Exciton Diffusion Explains Plastic Solar Cell Bottleneck
BETHLEHEM, Pa., Aug. 17, 2011 — Light-emitting excitons have been directly observed as they diffuse in the single-crystal organic semiconductor rubrene. The new technique, used at room temperature, could provide a better understanding as to why today's plastic solar cells aren't more efficient.
Exciton diffusion is crucial for plastic solar cell technology in which the absorption of light creates excitons instead of directly inducing a current, as it does in the most commonly used silicon systems.
After they are created in plastic solar cells, excitons diffuse toward specially designed interfaces, where they drive electrons into an external circuit, creating the flow of electrons we know as electric current. This diffusion process is one of the technical challenges limiting the efficiency of plastic solar cells.
Top: Crystal facets and locations with exciton diffusion experimentation. (A) Micrometer-thin crystal on bc facet, with different orientation. PL pattern shows exciton diffusion effect in the thin crystal and below. (B) Clean bc facet. (C) Crystal facet where b axis is not parallel to the surface, producing asymmetric PL pattern. (Image: Ivan Biaggio, Lehigh University)
Lehigh University physicists Ivan Biaggio and Pavel Irkhin witnessed the long-range diffusion of energy-carrying excitons in an organic crystal using an advanced imaging technique they say has never been used before.
They used a focused laser beam to create the excitons in a crystal made of organic molecules. They tracked the movements of the excitons over distances smaller than the size of a human hair by taking direct pictures of the light that they emit. The excitons spread only in a direction corresponding to a particular arrangement of molecules.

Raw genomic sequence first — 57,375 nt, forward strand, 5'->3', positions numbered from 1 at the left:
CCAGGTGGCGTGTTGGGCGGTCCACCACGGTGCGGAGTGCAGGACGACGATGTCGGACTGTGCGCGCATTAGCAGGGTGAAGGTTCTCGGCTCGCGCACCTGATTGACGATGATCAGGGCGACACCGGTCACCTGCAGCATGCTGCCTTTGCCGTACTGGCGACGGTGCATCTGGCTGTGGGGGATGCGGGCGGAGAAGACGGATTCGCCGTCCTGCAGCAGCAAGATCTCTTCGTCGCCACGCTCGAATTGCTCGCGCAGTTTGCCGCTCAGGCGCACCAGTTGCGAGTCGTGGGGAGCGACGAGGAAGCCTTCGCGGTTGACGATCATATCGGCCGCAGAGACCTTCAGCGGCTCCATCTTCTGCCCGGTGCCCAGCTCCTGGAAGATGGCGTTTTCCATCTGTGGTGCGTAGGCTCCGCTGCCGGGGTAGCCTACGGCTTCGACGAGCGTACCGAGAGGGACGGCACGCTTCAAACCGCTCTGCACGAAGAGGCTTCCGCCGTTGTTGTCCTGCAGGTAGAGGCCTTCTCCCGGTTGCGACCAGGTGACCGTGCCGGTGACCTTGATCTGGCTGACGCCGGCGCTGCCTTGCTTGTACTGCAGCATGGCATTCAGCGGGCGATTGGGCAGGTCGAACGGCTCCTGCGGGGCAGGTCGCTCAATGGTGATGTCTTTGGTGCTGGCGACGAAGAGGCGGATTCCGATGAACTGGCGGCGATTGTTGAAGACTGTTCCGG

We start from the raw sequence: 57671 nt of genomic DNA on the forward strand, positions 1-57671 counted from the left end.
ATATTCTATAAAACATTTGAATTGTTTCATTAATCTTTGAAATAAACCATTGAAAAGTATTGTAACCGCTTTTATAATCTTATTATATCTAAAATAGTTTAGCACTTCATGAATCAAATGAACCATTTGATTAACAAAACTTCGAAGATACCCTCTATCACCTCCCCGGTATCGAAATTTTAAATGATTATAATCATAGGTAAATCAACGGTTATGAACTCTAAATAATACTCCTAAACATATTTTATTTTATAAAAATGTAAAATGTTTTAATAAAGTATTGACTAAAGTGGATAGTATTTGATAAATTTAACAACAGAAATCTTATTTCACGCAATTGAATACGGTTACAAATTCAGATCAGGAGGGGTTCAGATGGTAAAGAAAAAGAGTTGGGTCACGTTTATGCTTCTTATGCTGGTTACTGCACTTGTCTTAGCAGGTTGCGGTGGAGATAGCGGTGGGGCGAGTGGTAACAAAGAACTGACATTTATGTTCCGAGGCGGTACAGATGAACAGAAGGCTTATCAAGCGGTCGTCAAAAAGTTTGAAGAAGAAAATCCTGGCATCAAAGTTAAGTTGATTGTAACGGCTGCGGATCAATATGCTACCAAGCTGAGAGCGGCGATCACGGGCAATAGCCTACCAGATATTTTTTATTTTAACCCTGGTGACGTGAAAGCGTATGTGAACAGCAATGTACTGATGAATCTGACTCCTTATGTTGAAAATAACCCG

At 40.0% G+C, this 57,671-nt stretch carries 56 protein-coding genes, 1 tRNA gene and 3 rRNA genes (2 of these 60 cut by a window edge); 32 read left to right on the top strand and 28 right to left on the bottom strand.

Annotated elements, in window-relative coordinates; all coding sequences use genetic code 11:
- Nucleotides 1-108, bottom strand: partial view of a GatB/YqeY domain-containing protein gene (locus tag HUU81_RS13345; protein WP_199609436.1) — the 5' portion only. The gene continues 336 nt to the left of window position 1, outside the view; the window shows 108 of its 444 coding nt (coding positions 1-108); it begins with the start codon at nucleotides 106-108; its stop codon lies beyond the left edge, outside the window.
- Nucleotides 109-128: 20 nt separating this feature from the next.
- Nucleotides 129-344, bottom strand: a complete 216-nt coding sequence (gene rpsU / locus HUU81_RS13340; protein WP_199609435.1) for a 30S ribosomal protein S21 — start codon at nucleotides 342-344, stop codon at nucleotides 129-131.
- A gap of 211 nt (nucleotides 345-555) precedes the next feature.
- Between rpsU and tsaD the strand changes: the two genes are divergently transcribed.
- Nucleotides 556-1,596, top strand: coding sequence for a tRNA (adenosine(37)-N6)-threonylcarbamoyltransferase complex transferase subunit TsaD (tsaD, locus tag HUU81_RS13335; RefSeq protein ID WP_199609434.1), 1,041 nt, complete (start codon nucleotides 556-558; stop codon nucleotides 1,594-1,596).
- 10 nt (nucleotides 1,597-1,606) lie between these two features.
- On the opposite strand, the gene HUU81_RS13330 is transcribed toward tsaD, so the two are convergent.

"This is the first time that excitons have been directly viewed in a molecular material at room temperature," said Biaggio. "We believe the technique we have demonstrated will be exploited by other researchers to develop a better understanding of exciton diffusion and the bottleneck it forms in plastic solar cells."
Thanks to the direct imaging of the diffusing excitons, Irkhin and Biaggio obtained precise measurement of their diffusion length. This distance was found to be very large in a particular direction, reaching a value several hundreds times larger than in the plastic solar cells that are currently used.
"It is important that physicists explore the most fundamental phenomena underlying the mechanisms that enable solar energy harvesting with cheap organic materials," said Biaggio. "Organics have lots of unexplored potential, and the very efficient exciton diffusion that we have observed in rubrene may build the basis for new ideas and technologies towards the development of ever more efficient and plastic solar cells."
For more information, visit: www.lehigh.edu
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